NBA Betting Report: How New Concussion Protocol Hits the League

Posted by Alex Murphy on June 14, 2015 in

Just the past few months have given the NBA’s union leader Michele Roberts a reason to look closely at the concussion protocols in place in the league. Stephen Curry ambled woozily toward the locker room after slamming his head against the floor – and he came back in that same game. Klay Thompson got kneed in the head and got cleared to come back into the game, affecting the NBA odds, only to have a later diagnosis of a concussion.

After these incidents, Roberts has hired a team of neurologists to take a look at league protocol for concussions and decide whether or not changes are necessary to keep players off the court if they could have an undiagnosed concussion. This is a topic that has already stirred up controversy in the NHL and the NFL, and while the director of the NBA’s concussion program said that the team handled both the Curry and Thompson incidents correctly – despite the concussion diagnosis for Klay Thompson – Roberts believes that a longer period of caution might be a good idea for players who get hit in the head. Roberts has a legal background, not a medical one, but she also believes that any player who suffers a concussion and then returns to that game is one too many.




The question becomes whether the health of players or the competitive outcome of a game is more important. Under the current policy, any time a player is suspected of having undergone a concussion, athletic trainers or team doctors run tests on the player’s short-term recall and memory with a series of cognitive tests. They also look at the player’s coordination and balance, as well as variances from a player’s normal mannerisms. However, it’s harder to detect some brain injuries than it is to identify injury to an ankle or knee. Indeed, about 1 in 4 concussions does not show any symptoms until as long as a day after the injury occurs.

Stephen Curry‘s injury took place during Game 4 of the Western Conference finals, and he passed the battery of tests twice, which is why he returned to play. Thompson didn’t return to Game 5 of that series because his ear wouldn’t stop bleeding without stitches – not because of the concussion he had suffered. Because of the potential for a delayed reaction, some experts are asking why players are getting back onto the court before doctors have certainty that a concussion has not taken place. In the case of the blows to the heads of Curry and Thompson, the fact that they did not get right up after the impact should be a possible sign of concussion.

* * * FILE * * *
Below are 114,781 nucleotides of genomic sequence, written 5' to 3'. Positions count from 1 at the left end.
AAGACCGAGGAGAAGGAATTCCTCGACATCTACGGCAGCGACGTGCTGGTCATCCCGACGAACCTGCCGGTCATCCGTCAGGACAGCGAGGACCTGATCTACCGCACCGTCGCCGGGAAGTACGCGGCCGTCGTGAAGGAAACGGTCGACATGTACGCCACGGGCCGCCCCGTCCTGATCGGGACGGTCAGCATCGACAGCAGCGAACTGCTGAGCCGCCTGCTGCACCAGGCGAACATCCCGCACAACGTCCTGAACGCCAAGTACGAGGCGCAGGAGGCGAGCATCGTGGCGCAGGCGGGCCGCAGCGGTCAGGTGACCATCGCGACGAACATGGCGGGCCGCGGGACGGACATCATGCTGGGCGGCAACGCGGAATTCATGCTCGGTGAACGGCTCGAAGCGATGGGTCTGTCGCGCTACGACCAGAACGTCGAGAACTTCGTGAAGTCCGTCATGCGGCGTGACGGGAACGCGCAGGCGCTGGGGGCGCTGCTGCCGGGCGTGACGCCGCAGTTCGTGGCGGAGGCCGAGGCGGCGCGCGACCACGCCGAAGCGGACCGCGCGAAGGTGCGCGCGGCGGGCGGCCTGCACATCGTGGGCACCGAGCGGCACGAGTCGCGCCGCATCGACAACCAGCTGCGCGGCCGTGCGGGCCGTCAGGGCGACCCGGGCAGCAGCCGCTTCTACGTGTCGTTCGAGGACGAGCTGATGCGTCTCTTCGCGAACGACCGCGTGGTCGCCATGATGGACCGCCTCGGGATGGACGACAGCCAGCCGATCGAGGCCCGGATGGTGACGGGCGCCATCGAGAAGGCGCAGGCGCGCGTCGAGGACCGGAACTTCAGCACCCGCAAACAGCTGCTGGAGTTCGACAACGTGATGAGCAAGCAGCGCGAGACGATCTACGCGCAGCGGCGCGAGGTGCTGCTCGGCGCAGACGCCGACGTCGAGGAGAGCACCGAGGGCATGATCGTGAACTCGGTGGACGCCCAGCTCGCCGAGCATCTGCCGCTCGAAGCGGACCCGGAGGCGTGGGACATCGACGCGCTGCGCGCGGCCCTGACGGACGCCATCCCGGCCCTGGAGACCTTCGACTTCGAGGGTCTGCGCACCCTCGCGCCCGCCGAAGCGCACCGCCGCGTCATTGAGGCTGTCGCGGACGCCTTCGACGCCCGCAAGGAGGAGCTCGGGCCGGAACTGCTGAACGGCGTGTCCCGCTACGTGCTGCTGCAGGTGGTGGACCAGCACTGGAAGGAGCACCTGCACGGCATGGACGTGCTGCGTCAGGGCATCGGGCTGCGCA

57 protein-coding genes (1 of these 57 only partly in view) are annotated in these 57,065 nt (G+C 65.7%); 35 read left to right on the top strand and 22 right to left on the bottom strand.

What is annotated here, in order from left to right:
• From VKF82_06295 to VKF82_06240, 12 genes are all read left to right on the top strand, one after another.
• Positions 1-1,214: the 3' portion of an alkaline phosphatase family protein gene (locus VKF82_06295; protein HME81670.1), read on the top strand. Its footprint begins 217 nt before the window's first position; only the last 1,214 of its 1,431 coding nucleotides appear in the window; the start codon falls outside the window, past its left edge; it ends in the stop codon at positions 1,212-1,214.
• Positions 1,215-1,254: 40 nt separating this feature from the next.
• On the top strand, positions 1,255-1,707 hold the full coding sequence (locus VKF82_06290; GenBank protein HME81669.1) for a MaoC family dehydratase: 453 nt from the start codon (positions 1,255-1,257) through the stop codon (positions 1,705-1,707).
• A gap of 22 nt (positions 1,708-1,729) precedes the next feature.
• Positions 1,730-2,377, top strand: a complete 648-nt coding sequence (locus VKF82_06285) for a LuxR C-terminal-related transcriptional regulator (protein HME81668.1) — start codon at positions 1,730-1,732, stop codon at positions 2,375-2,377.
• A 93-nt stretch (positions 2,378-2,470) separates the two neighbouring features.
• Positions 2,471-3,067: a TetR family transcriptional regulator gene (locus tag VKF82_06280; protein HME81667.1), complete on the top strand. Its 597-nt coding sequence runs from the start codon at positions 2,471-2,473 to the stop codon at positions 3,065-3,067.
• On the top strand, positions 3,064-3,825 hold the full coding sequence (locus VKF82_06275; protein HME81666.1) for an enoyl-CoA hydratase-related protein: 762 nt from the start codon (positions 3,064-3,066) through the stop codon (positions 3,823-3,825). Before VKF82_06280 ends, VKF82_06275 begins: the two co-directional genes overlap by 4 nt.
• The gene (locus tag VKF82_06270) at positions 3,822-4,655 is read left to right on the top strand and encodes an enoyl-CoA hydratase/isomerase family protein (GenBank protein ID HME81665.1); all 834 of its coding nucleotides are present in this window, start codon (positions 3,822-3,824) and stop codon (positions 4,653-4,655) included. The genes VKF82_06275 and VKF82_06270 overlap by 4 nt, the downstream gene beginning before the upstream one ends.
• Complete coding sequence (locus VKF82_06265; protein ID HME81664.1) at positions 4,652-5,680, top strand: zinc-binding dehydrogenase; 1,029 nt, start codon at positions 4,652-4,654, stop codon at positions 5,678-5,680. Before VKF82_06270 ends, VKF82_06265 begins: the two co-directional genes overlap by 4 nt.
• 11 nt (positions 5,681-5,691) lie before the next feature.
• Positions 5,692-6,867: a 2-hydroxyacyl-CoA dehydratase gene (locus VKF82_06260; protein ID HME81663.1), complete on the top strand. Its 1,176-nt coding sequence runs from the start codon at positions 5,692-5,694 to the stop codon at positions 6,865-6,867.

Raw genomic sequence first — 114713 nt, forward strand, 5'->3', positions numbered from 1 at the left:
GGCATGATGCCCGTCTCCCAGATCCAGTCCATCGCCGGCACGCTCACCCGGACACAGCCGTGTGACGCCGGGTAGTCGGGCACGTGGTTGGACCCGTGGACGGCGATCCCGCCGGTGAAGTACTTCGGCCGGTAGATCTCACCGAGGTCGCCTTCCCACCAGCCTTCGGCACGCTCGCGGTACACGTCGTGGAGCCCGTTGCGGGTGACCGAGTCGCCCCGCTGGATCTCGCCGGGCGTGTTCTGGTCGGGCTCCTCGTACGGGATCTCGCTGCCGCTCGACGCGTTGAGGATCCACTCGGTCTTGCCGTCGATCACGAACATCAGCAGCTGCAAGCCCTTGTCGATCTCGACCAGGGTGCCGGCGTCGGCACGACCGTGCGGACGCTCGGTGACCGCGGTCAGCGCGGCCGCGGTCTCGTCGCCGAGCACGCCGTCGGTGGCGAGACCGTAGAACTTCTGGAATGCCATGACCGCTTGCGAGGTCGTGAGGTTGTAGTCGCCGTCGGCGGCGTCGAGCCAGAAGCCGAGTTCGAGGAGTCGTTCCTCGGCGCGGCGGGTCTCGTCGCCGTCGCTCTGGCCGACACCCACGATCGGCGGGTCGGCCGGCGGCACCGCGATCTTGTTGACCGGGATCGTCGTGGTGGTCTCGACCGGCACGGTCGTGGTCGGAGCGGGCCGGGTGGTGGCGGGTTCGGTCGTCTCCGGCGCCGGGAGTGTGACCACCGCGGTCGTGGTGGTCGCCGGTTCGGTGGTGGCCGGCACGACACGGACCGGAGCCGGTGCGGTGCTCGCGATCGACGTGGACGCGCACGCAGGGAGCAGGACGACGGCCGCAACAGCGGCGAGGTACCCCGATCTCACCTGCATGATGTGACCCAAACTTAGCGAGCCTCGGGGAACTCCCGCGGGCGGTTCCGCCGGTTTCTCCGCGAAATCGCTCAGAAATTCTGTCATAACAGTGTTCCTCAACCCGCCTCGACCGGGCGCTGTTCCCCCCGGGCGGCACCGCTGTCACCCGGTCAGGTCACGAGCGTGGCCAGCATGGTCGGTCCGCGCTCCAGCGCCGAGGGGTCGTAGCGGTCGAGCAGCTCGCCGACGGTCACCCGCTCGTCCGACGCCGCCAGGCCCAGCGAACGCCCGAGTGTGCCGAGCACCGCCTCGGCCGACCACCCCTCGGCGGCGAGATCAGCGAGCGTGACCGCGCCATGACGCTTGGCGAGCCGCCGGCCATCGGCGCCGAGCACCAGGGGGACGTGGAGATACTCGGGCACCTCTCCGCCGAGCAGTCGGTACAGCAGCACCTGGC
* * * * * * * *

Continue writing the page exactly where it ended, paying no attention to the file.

The current protocol has been in place for four seasons, and the league has seen an average of 13 concussions in each season since then. That’s a lot less than in the NFL, were 111 concussions took place just during the 2014 regular season.

The choice to allow a player with a concussion to return is not in the player’s hands. Instead, the doctor makes a final decision about when a player should come back into a game. The steps include going through several levels of increasing activity, moving from riding a stationary bike to jogging, agility work and non-contact drills. Any symptoms prevent the player to moving to the next level. Because of the risks of increased neurological damage as a result of a second blow to the head before recover from a concussion, though, it is worth considering stricter protocols to keep players from returning to action when they are vulnerable. A lifetime of damage is not worth a win, even in the NBA playoffs.